From the pages of the New Testament we can discern the existence of what we call “local” churches, spoken of as the ekklesia, church, in a given city (e.g. Corinth, 1 Corinthians 1:2; Thessalonica, 1 Thessalonians 1:1), or as the ekklesiai, churches, in a given area (e.g. churches of Galatia, Galatians 1:2; churches of Asia, 1 Corinthians 16:19). Paul speaks of these as the “churches of Christ” in Romans 16:16. Ideally they reflected the members of the “universal” church in their local areas at that time. Where present a plurality of qualified men shepherded an individual local church with deacons serving at their discretion (Acts 14:23, Philippians 1:1, 1 Timothy 3:1-12, 1 Peter 5:1-4). While the majority of the work to be done to serve the Lord Jesus falls upon individual Christians to accomplish, the New Testament authorizes and expects every local church, as a corporate collective, to also accomplish the works of benevolence, evangelism, and edification (Acts 2:41-47, 4:34-35, 6:1-6, 11:28-30, 1 Corinthians 9:14, 2 Corinthians 11:8-9, Ephesians 4:11-16).
Evangelism is the proclamation of the Gospel of Jesus Christ: His life, death, resurrection, lordship over Kingdom, and ultimate return (Acts 2:31-46, 17:30-31, 1 Corinthians 15:1-3). Individual Christians are to proclaim this Gospel as they have opportunity (Matthew 28:18-20); nevertheless, from the beginning some Christians have been called out to proclaim the Gospel for a living, and the New Testament reveals that local churches are to support such workers (1 Corinthians 9:14).
The New Testament provides abundant evidence that Paul received financial support from local churches in order to proclaim the Gospel. The church in Philippi provided support to Paul frequently; they “had fellowship” with him in his work, the only church to do so when he left Macedonia, and they provided for him while in Thessalonica and in Rome (Philippians 4:14-20). Paul told the Corinthians that he had “robbed other churches” by taking wages from them while working among the Christians in Corinth; he spoke facetiously, since those other churches gave the support willingly, yet it proves that Paul received support to do the work in Corinth from churches in other places (2 Corinthians 11:8-9).
Financial support for the proclamation of the Gospel was not limited to the Apostle Paul. Paul commends elders who also labor in preaching and teaching to Timothy, strongly suggesting they have the right to receive recompense for their labor (1 Timothy 5:17-18). John strongly encourages Gaius to provide whatever support is necessary for the Christians who have come to him since they work for the truth and have gone out for the sake of the name, accepting nothing from the Gentiles (3 John 1:5-8).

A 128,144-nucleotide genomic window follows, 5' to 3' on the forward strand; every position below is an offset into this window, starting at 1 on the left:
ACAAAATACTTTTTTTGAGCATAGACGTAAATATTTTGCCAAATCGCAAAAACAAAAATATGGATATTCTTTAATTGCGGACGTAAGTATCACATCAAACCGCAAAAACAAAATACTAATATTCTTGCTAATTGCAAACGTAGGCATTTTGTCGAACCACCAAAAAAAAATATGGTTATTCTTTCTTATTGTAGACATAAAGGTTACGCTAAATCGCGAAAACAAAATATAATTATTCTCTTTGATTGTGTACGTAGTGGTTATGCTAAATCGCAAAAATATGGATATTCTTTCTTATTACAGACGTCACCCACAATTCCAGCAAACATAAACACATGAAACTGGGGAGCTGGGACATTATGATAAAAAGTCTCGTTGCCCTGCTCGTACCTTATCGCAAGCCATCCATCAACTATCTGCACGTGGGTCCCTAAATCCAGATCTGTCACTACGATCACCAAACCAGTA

The New Testament therefore fully authorizes local congregations to provide financial support for the work of evangelism. In 1 Corinthians 9:1-14 Paul sets forth the argument that those who proclaim the Gospel ought to make their living by the Gospel. Paul could have taken financial support from the Corinthian Christians while working with them; thus, a local congregation has the right to provide financial support for an evangelist who works with them. Yet Paul took wages from other local churches so as to work with the brethren in Corinth, and did the same at other times (2 Corinthians 11:8-9); thus, a local congregation also has the right to share in fellowship with an evangelist who works with another local congregation. We do well to note that Paul received those wages directly from the local churches supporting him and not through any church to church transfer; such is consistent with the autonomy of local churches toward one another.
According to 1 Timothy 3:15 the church is the pillar and support of the truth; in Ephesians 4:11-16, in the body of Christ there are those who work to equip the saints for the work of ministry. In order to represent the ground of the truth, and to facilitate the equipment of the saints for the work of ministry, local churches are authorized to directly facilitate and fund the work of evangelism in its area. These efforts include, but are not limited to, publishing materials promoting the Gospel on paper or digitally, maintaining a TV or radio program, a Bible correspondence course, and facilitating Bible study opportunities in the community.
Sharing the Gospel of Christ so that more people can join His body is an important work; the continued growth and encouragement of the church is dependent on it (Ephesians 4:11-16). Christians must be active in the work of ministry; evangelists have the right to be supported for preaching the Gospel (1 Corinthians 9:14, Ephesians 4:12). The local church has its role in facilitating, financing, and supporting the proclamation of the Gospel of Christ in its community and maintaining association with evangelists doing the same throughout the world. May we all do our part in sharing the good news of Jesus Christ to all men!
Ethan R. Longhenry